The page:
Markets plunge as US rating reduced

World markets plunged today after a key ratings agency shocked traders with a downgrade to its outlook for US government debt.

Standard & Poor's cut its outlook for sovereign debt in America to negative from stable due to risks from the country's growing deficit.

S&P warned that while the US has a high-income, diversified and flexible economy, the country's ballooning deficit could offset these positives over the next two years.

The move, a serious blow to President Barack Obama's administration, sparked declines on London's FTSE 100 Index, which dropped more than 2%, as well as Wall Street's Dow Jones Industrial Average, which fell nearly 2%.

S&P is one of three main credit rating agencies which offer an informed opinion on the credit-worthiness of a company or government. Moody's and Fitch are its main competitors.

S&P reaffirmed its current AAA rating for US government debt, but warned there was a one in three chance of a downgrade in the next two years.

The agency said the US deficit grew to 11% of gross domestic income in 2009 - much higher than the average of 2% to 5% in the previous six years.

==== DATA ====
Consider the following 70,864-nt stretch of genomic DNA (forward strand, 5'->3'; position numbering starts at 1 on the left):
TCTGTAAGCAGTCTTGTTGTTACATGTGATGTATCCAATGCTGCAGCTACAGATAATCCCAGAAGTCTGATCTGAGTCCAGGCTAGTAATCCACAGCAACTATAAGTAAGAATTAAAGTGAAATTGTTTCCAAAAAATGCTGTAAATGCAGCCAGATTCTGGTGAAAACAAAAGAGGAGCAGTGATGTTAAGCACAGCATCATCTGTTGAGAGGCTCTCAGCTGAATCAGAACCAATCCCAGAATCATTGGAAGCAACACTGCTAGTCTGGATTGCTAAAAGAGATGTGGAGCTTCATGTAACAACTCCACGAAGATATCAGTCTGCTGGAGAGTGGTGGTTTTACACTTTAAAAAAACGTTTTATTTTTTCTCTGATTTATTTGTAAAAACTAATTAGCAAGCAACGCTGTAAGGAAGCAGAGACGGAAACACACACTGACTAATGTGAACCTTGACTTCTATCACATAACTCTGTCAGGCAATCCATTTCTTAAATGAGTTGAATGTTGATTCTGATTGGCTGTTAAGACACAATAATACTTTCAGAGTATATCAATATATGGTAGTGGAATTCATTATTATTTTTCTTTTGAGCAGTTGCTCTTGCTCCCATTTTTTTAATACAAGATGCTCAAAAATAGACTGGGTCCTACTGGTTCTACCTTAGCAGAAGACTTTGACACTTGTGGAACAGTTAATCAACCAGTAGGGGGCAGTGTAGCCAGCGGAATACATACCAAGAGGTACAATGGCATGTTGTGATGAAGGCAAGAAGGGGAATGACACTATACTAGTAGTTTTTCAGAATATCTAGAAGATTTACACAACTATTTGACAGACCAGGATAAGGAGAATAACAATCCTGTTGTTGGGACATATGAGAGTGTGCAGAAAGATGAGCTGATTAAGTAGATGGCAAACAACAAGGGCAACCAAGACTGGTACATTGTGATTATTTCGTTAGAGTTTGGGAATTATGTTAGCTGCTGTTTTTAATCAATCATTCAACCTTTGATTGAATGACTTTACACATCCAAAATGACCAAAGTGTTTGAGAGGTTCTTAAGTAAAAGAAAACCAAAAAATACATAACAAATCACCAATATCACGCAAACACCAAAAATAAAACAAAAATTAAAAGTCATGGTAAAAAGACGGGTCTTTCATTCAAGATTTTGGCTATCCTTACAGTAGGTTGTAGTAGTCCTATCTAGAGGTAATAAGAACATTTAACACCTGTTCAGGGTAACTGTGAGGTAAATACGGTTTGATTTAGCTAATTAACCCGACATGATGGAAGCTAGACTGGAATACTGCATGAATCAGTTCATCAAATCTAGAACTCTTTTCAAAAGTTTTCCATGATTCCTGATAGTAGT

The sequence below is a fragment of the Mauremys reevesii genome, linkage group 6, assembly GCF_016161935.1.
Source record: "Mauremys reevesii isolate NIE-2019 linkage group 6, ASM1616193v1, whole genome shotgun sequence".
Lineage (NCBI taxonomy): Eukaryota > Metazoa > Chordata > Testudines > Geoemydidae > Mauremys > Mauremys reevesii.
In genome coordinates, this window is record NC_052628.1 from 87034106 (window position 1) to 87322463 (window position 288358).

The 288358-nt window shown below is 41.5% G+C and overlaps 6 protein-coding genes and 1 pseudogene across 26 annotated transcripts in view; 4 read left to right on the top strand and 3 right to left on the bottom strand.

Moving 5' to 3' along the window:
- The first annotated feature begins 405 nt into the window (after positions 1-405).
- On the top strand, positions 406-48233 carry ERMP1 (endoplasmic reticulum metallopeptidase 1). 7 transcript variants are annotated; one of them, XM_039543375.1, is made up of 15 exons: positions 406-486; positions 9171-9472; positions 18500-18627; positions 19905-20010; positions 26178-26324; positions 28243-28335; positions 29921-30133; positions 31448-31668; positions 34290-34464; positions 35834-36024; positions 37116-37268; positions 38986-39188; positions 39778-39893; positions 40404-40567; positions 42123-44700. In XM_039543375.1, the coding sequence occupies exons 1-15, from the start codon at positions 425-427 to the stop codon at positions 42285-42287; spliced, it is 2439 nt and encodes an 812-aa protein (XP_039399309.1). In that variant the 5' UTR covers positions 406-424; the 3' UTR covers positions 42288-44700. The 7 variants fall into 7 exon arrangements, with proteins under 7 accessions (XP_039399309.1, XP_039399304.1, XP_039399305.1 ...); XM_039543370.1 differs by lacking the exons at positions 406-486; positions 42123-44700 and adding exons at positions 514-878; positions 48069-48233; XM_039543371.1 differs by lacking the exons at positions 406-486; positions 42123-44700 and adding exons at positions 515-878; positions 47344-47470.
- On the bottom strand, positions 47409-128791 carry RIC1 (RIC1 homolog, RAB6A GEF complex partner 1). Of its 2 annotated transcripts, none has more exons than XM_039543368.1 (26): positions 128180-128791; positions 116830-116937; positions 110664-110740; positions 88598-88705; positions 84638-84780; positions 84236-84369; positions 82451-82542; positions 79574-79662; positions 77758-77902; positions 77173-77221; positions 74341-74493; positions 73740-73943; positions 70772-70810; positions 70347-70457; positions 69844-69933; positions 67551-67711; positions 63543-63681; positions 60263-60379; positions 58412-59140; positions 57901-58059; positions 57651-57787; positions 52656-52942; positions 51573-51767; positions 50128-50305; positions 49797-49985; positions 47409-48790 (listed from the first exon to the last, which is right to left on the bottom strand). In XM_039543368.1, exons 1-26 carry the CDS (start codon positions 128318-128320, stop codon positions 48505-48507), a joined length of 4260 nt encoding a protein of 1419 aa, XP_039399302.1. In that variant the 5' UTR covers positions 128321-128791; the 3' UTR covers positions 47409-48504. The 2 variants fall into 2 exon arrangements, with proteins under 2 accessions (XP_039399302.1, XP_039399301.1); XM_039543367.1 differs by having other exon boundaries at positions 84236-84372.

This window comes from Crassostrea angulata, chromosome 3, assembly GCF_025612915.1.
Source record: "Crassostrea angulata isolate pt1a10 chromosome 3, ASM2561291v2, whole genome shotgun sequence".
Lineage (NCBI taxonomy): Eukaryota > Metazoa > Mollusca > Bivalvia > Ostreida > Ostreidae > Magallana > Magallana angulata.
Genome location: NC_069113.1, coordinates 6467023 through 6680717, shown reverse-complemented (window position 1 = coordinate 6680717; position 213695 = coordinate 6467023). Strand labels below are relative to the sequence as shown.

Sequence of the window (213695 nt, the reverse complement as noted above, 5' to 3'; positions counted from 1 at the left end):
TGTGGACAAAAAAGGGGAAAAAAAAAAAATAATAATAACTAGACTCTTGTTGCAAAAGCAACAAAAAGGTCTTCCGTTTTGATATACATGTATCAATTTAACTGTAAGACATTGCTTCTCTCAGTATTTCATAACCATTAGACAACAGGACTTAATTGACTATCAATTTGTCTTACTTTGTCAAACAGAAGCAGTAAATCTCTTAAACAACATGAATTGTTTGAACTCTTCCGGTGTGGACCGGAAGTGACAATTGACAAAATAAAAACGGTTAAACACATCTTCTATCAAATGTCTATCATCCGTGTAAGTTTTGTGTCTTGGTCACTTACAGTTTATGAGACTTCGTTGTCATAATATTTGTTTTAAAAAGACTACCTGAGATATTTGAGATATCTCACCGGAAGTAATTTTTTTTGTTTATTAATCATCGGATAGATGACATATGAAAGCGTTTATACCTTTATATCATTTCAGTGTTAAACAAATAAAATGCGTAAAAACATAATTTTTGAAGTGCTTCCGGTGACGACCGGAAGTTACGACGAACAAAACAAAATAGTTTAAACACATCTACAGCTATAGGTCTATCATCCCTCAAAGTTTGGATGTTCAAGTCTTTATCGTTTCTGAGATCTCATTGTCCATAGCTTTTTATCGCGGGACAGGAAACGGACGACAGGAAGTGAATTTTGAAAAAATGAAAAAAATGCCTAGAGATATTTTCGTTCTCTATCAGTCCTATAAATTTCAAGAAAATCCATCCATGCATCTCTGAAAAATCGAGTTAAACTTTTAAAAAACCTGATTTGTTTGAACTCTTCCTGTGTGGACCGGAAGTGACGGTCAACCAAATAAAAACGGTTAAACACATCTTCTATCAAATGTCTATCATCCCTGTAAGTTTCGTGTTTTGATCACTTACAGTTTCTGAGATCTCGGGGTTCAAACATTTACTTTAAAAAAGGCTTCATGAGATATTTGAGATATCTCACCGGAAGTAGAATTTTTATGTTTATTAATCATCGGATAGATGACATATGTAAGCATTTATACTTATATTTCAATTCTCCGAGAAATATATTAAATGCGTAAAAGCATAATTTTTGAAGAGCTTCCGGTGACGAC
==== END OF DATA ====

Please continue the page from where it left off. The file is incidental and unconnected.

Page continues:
In its note, S&P said: "We believe there is a material risk that US policymakers might not reach an agreement on how to address medium and long-term budgetary challenges by 2013."

Richard Hunter, head of UK equities at Hargreaves Lansdown Stockbrokers, said the announcement had taken the markets by surprise.

He said: "It also comes as a timely reminder that although focus has tended of late to centre on peripheral Europe, opposing political forces in the US need to unite and tackle an increasingly difficult deficit situation."

The US dollar dropped after S&P's slashed the outlook, falling against the euro and yen, but has since stabilised.

Kathleen Brooks, research director at Forex, said the downgrade was a "shocker".

She said: "The US may be in the last throes of being a safe haven, and the notion of the Treasury being a risk-free asset may die a slow death from here.

"It could signal a shift towards scrutiny of the US's public finances away from Europe, which has been the centre of attention for most of this year."

The move sparked a rally in gold, seen as a secure investment, which hit a new high as it moved close to 1,500 US dollars (£927) an ounce.

Banks and mining stocks on the FTSE 100 Index suffered significant declines.

Barclays fell more than 4% while Royal Bank of Scotland dropped nearly 3%.